Even if it’s not quite as sterile as we once believed, the Dead Sea remains unique in many ways. It is the lowest point on earth, 1300 feet below sea level at the water’s edge. Even deeper, if you want to measure it from the bottom of the Dead Sea.

In this severe environment has sprung one of the most luxurious of resorts. Actually, the seemingly harsh climate is one of the strongest drawing points. Oxygen is 10% more concentrated at this depth in comparison with sea level. Salts and minerals are skimmed off the sea’s surface by the wind, and carried to the east coast of the Dead Sea, the Jordanian side of the body of water shared with Israel.

The mud on the banks of the Dead Sea is harvested for use in the spa in mud wraps, and baths that detoxify the skin, and body. They even package the grayish mud, as well as the sea salts, for sale around the globe.

I scooped up the silt from a natural open pit at the water’s edge, and covered my body with the slippery substance, washing it off in the Dead Sea. And its true, you don’t just float, you can’t help but float. Your body becomes an impromptu raft floating on the surface because of the heavy salt content.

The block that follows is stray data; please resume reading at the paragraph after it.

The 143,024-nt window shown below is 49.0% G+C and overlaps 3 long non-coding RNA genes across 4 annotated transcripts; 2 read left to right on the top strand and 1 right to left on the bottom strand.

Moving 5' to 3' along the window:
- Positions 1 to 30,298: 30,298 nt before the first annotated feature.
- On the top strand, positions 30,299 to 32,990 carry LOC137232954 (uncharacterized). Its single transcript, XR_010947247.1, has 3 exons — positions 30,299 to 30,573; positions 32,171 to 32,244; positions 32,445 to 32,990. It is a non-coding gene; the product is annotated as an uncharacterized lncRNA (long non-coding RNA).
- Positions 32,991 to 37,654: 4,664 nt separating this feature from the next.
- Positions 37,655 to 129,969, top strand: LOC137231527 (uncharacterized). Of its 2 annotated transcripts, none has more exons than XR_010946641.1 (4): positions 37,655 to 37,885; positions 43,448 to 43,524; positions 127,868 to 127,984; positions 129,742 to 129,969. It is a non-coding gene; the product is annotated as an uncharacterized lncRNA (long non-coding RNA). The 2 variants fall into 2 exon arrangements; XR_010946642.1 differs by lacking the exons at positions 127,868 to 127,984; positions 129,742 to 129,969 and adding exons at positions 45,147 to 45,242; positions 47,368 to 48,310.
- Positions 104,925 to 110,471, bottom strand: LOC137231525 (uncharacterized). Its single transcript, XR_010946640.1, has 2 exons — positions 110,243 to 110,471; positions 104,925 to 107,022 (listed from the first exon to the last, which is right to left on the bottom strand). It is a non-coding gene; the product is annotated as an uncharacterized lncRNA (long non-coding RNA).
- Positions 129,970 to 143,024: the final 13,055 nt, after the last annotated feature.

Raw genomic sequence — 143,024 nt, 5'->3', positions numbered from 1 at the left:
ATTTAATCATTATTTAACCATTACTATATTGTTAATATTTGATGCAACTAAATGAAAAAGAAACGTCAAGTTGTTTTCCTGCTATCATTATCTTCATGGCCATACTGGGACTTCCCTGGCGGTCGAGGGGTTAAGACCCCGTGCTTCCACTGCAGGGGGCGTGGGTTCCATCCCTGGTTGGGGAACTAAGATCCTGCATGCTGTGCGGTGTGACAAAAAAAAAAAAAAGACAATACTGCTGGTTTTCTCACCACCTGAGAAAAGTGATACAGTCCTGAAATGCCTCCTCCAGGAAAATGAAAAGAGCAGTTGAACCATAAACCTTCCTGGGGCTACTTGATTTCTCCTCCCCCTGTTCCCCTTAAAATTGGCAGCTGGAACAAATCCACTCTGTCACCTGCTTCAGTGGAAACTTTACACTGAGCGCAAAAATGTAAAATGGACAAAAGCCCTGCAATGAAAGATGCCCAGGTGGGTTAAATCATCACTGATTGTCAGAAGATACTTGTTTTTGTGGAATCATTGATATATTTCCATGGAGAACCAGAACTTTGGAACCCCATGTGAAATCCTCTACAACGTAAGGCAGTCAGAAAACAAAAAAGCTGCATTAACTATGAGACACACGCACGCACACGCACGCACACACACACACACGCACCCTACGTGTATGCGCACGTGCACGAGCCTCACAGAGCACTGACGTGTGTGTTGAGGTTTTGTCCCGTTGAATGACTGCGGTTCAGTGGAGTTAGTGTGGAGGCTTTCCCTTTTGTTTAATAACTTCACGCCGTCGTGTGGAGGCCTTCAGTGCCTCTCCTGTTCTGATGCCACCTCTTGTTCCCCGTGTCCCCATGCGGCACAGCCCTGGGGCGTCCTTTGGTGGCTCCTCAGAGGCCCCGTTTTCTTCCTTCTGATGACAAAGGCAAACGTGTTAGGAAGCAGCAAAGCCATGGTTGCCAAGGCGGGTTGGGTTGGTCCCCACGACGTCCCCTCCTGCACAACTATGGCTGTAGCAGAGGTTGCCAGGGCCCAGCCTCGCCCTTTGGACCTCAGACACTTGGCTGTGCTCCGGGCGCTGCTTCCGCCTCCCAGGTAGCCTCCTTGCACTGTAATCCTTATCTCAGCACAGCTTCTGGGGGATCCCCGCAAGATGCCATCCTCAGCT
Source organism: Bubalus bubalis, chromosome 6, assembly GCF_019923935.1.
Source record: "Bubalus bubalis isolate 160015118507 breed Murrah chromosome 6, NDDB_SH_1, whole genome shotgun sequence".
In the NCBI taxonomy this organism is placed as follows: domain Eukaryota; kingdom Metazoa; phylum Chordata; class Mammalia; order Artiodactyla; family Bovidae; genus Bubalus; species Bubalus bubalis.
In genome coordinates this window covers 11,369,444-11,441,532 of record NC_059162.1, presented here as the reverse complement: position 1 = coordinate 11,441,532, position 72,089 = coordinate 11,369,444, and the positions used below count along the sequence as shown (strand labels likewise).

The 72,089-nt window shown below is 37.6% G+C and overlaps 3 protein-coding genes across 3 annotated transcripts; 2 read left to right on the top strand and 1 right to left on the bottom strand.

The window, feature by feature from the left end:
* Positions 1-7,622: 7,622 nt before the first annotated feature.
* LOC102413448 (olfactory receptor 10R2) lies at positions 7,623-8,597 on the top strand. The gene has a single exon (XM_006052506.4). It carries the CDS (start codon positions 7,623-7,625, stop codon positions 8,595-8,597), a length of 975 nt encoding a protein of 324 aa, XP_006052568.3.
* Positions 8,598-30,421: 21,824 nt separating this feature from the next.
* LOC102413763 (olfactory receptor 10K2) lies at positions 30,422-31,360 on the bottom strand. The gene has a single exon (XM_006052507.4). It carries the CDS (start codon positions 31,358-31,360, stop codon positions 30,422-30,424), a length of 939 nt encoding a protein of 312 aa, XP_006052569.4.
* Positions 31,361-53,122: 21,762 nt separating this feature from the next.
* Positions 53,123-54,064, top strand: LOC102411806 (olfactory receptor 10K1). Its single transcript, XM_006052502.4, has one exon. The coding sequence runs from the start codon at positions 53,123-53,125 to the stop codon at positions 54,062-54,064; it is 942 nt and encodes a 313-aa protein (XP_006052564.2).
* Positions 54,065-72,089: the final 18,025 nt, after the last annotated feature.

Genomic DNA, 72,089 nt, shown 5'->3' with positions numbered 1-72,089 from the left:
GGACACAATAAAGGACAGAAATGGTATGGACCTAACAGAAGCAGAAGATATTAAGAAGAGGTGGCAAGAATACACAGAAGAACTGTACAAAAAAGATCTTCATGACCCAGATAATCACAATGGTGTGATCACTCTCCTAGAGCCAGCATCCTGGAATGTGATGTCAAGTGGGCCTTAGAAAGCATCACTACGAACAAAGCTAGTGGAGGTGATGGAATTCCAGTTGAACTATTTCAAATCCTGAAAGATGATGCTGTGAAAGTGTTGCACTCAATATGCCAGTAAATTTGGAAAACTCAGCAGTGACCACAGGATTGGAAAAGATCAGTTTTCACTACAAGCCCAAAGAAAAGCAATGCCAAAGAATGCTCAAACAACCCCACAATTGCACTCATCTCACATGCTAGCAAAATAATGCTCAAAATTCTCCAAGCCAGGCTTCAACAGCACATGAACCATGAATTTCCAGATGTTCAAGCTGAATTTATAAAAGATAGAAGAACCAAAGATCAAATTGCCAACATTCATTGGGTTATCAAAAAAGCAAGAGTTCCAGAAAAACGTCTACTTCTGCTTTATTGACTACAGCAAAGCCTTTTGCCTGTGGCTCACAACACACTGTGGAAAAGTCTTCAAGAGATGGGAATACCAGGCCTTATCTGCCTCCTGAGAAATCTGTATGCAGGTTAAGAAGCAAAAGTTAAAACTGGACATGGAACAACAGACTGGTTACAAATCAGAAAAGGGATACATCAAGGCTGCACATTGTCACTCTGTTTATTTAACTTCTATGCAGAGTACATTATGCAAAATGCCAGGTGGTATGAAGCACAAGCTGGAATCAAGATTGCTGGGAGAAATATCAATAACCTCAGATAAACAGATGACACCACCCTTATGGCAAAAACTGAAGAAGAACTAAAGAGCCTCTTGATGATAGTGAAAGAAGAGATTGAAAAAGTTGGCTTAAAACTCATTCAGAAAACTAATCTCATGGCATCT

From my room at the new Jordan Valley Marriott, popularly called the Dead Sea Marriott, which faces the Dead Sea, I could see the lights of Jericho at night, and behind those, Jerusalem, sparkling in the distance.

It is a surreal experience, being pampered hand and foot in this Biblical land of burning bushes, Sodom and Gomorrah, and people turning into pillars of salt.


Yet another world-class attraction in Jordan is Jerash, the most complete Roman Provincial City on earth. You will be awe struck by the hundreds of upright colonnades, and the virtually intact, still functioning amphitheatre.

I was graciously invited to a Royal Gala Dinner there by Her Majesty, Queen Rania. I dropped by in the early morning and witnessed the transformation of the ruins into a state-of-the-art stage for the extravaganza. Thousands of colorful traditional Arab carpets, not unlike Mexican “serapes”, were laid on the ground as paths, and on the hard stone seats to cushion the brutal impact of tender flesh on naked stone.